“All you Punks and all you Teds, National Front and Natty dreads, Mods, Rockers, Hippies and Skinheads/keep on fighting till your dead” –The Specials: “Do The Dog”
I have to admit. I have been struggling with my feelings about Kanye West’s May 19th performance on Saturday Night Live. As a black rock fan, I completely embrace any real hip hop artist kicking down boundaries. However, in these corporate-controlled times, any attempt to bridge musical gaps can come off more like a board meeting announcing a merger than an actual moment of game change. I didn’t wanna fall for the rich rapper crying about his ‘pain’ while appropriating the punk rock culture that helped protect me through my teenage years from the jock/gangsta reality of ‘hi-school’.
Hey man, what are you really saying calling your song ‘Black Skinhead‘? Are you seeking connections with the black skins who were (and still are) part of the original Skinhead movement (before the racist National Front mutated the movement in ’80s England) or are you aware of how Mod and Rude boy culture’s DNA helped create the modern Skin fashion? Or are you just another infiltrator from the corporate Matrix dropping in for an original-idea raid?
Ben Affleck introduces West with hushed reverence and a look on his face that told the audience ‘You m***** f****** have no idea what’s coming your way in 5 seconds’. Opening with the goosestep boot stomp beat of Marilyn Manson’s “Beautiful People“, accompanied by a Gary Glitterish 70’s soccer arena guitar riff on a dimly lit stage with images flashing on the backdrop (including a sign saying ‘not for sale’ and a very menacing pack of wolves chomping at the bit to the beat).
Emerging from the shadows of live musicians, Kanye attacks the mic, launching into “Black Skinhead”, first with howl, then with rapid fire precision lyrics that melt everything around him like a fire breathing dragon. Referencing everything from reactions to his interracial relationship with Kim Kardashian to his feelings about the game, tearing racially charged headlines from the news, then exclaiming: “Stop all that coonin’/ these n***** ain’t doin’ s***”.
A line, to me, that sounds like a straight-up critique of the state of mainstream hip hop. Later in the show, West lights the scene on fire again with “New Slave,” the first single from his forthcoming album “Yeezus“. It’s a righteous fire and brimstone indignation of American corporate greed and the pursuit to be free as a human and an artist.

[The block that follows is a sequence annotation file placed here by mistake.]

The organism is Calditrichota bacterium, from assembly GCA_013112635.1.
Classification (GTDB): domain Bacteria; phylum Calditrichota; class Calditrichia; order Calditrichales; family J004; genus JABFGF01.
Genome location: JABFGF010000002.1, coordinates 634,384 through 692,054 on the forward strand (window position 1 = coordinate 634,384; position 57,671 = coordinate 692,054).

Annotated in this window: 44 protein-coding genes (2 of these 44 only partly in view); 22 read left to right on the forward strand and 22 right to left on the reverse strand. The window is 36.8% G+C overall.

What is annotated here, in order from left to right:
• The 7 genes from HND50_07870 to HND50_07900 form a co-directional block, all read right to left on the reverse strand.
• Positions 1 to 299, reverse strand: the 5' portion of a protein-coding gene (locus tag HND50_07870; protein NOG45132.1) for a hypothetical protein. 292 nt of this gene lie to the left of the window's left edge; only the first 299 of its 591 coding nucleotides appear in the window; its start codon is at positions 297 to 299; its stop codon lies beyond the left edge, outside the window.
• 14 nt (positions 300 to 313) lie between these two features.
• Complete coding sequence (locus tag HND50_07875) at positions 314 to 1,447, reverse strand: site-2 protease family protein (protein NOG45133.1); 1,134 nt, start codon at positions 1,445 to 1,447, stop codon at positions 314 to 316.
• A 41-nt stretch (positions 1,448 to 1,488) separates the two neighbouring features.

“They throwing their hate at me/Want me to stay at ease/F*** you and your corporations/Y’all n***** can’t control me”.
Bringing his set to a climactic stop, Kanye West stares down the crowd. A combination of anger and catharsis floods his face for a second before leaving him standing…emotionless.
When I viewed the performance for a second time, I understood. West is in show business. He ain’t no Jerry Dammers from The Specials, sneering at the trappings of ‘rock stahdom’. Nah … Kanye likes to get paid. However, he nails the essence of ‘rock star’ as provocateur. He takes his hip hop tools and creates new millennium Rock ‘n’ Roll songs, informed by everything from Marilyn’s heavy metal fascism to Ministry’s industrial anarchy. What’s more is, he saw the bridge from there (whether consciously or otherwise) to Public Enemy’s Bomb Squad sonic-political blitzkrieg and Tricky’s punked-out trip hop musings. The rumblings on Planet Brooklyn’s surface, (where afro and white punks experiment with future sounds) isn’t lost on someone like Kanye either. In “Black Skinhead“, the rapper exclaims: “I’ve been a menace the longest/But I ain’t finished/ I am devoted/And you know it/and you know it.”
Still not sure how much Kanye gets Skinhead culture.
But only yesterday he made it cool to just be yourself in hip hop again. Now, he’s looking to the future. This is his declaration of being down with the new street fighters.
I gotcha back on this one, sir.